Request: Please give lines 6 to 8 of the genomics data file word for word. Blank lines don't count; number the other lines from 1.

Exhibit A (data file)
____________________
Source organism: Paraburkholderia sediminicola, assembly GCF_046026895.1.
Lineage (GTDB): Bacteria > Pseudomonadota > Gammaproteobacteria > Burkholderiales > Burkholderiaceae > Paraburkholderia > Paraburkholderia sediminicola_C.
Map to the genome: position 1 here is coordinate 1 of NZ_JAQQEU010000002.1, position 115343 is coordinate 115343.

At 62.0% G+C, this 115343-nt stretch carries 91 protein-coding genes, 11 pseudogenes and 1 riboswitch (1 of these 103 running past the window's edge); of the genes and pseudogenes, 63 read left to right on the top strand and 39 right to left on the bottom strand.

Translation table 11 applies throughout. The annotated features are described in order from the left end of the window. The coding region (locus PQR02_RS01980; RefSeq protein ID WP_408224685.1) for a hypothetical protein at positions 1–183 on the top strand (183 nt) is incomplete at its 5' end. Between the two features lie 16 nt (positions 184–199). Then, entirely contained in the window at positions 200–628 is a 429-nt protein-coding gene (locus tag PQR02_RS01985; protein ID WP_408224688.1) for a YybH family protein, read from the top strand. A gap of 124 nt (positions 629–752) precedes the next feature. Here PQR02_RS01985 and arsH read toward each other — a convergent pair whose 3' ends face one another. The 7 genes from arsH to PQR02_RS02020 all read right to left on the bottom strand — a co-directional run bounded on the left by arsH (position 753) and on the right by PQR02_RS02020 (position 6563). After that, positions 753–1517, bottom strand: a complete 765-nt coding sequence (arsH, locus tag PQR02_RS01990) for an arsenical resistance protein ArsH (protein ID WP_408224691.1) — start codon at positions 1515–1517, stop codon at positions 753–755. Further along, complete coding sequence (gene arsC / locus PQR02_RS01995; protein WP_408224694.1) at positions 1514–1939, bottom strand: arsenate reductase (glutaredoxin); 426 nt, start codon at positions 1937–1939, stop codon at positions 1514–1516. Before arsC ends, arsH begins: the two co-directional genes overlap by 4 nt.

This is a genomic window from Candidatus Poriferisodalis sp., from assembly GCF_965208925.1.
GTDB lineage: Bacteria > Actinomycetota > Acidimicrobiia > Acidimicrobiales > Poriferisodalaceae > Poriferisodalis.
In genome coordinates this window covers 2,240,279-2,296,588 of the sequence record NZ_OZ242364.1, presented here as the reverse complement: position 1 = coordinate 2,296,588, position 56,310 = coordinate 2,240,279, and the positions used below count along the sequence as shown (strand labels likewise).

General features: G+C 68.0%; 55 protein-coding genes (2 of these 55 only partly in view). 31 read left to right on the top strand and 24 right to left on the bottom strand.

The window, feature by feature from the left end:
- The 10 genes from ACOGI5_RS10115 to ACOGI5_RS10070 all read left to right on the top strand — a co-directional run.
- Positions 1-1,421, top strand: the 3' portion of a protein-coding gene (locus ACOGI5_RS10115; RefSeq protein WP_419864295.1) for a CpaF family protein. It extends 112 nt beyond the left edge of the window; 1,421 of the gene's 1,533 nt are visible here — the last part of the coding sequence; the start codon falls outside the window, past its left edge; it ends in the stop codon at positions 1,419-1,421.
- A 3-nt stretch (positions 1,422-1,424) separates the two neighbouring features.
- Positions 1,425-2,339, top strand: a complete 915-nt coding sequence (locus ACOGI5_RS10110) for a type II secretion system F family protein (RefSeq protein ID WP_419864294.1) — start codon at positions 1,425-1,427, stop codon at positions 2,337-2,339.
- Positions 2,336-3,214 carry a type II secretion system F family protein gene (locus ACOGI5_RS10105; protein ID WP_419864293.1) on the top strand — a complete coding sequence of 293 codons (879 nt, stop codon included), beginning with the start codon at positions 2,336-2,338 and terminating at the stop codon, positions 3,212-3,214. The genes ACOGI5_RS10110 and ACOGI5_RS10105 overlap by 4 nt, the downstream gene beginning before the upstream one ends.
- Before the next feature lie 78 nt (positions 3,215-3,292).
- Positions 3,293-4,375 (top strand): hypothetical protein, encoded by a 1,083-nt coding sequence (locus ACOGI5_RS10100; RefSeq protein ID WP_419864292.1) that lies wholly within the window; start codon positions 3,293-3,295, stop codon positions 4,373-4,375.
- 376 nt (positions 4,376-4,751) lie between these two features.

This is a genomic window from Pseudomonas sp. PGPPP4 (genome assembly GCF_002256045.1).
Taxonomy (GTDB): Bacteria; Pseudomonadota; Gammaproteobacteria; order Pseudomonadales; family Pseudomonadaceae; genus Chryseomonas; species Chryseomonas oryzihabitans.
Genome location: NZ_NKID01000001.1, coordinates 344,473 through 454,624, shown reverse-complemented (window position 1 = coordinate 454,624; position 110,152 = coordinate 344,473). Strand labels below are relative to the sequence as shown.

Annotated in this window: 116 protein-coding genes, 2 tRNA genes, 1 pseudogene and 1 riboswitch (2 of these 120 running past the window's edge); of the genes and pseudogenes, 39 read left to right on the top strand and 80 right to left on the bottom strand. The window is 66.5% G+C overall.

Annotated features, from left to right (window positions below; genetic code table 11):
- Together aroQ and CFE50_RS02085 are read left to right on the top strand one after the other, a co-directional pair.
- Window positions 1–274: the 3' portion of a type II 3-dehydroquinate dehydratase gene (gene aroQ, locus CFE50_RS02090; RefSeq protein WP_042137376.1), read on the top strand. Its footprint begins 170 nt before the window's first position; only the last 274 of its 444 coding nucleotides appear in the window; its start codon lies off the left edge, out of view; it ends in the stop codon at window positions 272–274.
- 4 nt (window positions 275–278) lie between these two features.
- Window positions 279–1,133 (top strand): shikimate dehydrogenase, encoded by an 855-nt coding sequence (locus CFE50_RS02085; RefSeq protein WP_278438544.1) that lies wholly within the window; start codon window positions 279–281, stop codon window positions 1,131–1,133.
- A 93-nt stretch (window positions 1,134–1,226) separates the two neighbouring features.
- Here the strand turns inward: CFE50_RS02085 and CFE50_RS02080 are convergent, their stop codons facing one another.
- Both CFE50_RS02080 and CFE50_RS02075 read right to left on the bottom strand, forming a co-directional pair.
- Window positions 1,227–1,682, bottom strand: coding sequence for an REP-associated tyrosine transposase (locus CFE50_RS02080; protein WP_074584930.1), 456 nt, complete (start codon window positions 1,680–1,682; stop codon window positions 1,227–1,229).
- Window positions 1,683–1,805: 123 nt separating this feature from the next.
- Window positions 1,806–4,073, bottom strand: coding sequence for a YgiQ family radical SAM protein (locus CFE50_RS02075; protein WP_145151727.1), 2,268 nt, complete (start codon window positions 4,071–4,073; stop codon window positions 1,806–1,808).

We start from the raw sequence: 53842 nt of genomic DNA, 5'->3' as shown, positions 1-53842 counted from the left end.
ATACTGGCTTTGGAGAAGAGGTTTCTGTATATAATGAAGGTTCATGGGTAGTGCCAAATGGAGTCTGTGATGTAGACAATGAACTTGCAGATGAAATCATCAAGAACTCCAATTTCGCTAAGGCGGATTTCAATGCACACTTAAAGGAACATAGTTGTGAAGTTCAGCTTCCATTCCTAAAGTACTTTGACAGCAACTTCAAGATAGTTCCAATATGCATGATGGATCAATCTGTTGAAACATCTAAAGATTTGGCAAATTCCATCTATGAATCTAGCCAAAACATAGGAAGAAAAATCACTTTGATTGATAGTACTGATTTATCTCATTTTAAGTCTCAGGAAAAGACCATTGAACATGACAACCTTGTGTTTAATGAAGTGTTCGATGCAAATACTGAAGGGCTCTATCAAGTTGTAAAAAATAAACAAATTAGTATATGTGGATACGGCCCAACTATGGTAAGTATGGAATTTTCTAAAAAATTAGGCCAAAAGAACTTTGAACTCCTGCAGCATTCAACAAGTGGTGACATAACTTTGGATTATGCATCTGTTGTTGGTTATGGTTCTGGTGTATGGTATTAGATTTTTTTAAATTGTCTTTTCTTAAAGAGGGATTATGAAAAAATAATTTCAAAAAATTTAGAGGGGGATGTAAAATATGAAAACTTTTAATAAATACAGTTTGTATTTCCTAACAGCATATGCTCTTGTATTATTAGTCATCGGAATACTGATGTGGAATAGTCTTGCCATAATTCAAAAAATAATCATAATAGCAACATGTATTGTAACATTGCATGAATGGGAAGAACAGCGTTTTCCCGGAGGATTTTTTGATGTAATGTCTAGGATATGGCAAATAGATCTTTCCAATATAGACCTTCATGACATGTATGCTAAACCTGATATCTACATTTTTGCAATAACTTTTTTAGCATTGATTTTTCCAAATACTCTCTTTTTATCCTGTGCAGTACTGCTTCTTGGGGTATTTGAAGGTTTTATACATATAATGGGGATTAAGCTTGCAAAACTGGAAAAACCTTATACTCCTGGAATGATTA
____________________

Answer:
This is a genomic window from Candidatus Poriferisodalis sp., from assembly GCF_965208925.1.
GTDB lineage: Bacteria > Actinomycetota > Acidimicrobiia > Acidimicrobiales > Poriferisodalaceae > Poriferisodalis.
In genome coordinates this window covers 2,240,279-2,296,588 of the sequence record NZ_OZ242364.1, presented here as the reverse complement: position 1 = coordinate 2,296,588, position 56,310 = coordinate 2,240,279, and the positions used below count along the sequence as shown (strand labels likewise).